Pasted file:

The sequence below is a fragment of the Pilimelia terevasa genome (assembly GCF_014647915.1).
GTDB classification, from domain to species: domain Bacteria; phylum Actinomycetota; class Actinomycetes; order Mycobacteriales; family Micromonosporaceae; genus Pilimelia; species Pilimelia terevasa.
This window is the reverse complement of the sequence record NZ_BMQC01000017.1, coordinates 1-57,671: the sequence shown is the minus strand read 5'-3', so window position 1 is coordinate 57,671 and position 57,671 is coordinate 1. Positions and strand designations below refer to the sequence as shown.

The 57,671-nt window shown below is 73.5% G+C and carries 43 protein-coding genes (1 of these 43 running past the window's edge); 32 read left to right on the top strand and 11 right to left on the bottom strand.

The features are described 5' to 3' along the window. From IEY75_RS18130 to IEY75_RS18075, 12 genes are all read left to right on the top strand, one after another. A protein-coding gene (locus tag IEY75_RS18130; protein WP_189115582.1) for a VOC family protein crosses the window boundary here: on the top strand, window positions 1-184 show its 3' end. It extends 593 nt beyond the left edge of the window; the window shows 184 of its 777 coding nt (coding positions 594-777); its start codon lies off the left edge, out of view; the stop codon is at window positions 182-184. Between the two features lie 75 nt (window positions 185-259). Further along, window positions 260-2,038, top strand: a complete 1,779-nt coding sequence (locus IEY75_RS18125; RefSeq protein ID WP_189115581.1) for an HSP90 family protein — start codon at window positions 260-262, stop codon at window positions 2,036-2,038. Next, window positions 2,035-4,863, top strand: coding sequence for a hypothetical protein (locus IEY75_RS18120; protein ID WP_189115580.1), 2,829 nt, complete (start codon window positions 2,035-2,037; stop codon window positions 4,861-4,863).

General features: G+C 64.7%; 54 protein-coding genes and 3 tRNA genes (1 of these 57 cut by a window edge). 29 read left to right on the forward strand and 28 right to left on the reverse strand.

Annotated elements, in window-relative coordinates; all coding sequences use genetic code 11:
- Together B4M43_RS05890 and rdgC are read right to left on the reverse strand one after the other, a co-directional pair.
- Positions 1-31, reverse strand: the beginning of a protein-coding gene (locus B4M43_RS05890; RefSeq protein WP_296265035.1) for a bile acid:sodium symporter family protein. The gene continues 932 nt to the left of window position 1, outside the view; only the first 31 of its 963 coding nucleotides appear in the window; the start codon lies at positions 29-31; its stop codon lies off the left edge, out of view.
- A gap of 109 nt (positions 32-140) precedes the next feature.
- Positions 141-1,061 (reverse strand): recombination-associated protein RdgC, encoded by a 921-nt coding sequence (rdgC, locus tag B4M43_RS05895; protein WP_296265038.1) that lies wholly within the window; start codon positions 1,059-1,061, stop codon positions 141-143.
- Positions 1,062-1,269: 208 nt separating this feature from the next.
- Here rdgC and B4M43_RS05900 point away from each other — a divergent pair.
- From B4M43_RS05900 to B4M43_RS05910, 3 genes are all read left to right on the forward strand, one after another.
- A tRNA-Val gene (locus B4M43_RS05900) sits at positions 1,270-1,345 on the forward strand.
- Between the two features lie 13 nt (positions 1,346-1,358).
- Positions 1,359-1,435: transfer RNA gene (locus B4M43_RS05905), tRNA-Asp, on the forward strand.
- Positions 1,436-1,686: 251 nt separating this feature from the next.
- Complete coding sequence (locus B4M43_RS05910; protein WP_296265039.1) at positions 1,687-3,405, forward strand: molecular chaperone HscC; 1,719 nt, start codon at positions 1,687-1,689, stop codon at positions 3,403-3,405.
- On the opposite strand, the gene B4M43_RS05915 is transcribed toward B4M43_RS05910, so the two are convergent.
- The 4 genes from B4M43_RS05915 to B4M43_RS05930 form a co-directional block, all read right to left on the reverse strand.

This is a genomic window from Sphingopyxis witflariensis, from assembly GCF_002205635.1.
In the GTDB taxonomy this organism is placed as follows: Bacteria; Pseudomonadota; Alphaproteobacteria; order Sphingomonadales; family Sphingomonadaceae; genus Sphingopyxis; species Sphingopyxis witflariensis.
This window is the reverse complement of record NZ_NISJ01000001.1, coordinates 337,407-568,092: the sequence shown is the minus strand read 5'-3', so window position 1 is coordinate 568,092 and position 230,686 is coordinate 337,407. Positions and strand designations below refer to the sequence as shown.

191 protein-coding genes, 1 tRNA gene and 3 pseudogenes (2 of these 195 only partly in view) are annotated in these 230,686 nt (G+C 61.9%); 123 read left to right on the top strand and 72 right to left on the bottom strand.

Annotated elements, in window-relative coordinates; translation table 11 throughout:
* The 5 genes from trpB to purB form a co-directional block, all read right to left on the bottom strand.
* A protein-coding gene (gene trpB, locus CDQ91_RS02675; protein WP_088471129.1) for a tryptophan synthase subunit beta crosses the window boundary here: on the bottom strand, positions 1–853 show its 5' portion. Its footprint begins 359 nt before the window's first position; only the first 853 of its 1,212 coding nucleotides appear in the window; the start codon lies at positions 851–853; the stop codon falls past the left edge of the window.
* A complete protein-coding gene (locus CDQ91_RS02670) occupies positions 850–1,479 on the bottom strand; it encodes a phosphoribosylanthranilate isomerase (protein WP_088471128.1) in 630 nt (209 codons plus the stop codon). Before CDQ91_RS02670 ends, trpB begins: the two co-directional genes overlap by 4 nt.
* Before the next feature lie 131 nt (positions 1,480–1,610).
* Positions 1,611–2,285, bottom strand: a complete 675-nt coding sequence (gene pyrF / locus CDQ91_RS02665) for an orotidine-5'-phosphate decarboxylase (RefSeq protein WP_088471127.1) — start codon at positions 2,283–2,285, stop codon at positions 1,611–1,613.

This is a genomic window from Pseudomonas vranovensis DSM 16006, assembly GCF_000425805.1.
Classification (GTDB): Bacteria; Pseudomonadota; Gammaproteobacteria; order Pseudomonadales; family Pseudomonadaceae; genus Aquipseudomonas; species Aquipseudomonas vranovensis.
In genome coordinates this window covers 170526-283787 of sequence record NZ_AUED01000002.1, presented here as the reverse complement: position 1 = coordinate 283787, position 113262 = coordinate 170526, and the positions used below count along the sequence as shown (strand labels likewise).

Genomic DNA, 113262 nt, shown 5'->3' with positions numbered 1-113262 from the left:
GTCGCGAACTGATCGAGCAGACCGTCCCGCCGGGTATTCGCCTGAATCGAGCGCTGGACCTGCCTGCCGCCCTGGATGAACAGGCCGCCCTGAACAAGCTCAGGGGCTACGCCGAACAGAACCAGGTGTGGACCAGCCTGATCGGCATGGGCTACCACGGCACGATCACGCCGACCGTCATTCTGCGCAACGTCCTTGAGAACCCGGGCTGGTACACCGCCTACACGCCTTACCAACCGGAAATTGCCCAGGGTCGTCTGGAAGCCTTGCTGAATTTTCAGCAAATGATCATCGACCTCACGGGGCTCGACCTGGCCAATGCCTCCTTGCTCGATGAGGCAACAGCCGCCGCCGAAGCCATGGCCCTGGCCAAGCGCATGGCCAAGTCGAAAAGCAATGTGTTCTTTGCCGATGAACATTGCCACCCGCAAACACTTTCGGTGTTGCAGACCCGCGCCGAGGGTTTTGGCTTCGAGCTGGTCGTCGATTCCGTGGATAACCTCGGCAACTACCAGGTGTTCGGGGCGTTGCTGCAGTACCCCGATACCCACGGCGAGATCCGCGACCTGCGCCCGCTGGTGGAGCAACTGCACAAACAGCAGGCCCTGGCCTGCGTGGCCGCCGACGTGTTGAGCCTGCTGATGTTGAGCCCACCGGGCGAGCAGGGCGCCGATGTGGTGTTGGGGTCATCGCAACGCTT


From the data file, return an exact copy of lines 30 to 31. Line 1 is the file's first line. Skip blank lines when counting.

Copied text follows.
* Before the next feature lie 131 nt (positions 1,480–1,610).
* Positions 1,611–2,285, bottom strand: a complete 675-nt coding sequence (gene pyrF / locus CDQ91_RS02665) for an orotidine-5'-phosphate decarboxylase (RefSeq protein WP_088471127.1) — start codon at positions 2,283–2,285, stop codon at positions 1,611–1,613.